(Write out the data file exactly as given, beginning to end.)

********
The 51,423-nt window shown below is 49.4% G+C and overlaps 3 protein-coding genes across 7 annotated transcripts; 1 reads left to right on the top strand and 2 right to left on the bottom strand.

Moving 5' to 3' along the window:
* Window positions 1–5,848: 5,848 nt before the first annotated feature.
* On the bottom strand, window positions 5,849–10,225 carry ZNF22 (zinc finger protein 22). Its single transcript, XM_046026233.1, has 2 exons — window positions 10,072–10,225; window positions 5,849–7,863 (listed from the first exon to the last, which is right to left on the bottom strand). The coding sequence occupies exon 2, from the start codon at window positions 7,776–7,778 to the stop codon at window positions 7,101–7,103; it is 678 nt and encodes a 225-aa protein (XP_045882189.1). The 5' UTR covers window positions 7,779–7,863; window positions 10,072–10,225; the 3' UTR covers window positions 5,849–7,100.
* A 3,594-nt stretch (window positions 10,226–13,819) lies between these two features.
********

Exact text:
The 51,423-nt window shown below is 49.4% G+C and overlaps 3 protein-coding genes across 7 annotated transcripts; 1 reads left to right on the top strand and 2 right to left on the bottom strand.

Moving 5' to 3' along the window:
* Window positions 1–5,848: 5,848 nt before the first annotated feature.
* On the bottom strand, window positions 5,849–10,225 carry ZNF22 (zinc finger protein 22). Its single transcript, XM_046026233.1, has 2 exons — window positions 10,072–10,225; window positions 5,849–7,863 (listed from the first exon to the last, which is right to left on the bottom strand). The coding sequence occupies exon 2, from the start codon at window positions 7,776–7,778 to the stop codon at window positions 7,101–7,103; it is 678 nt and encodes a 225-aa protein (XP_045882189.1). The 5' UTR covers window positions 7,779–7,863; window positions 10,072–10,225; the 3' UTR covers window positions 5,849–7,100.
* A 3,594-nt stretch (window positions 10,226–13,819) lies between these two features.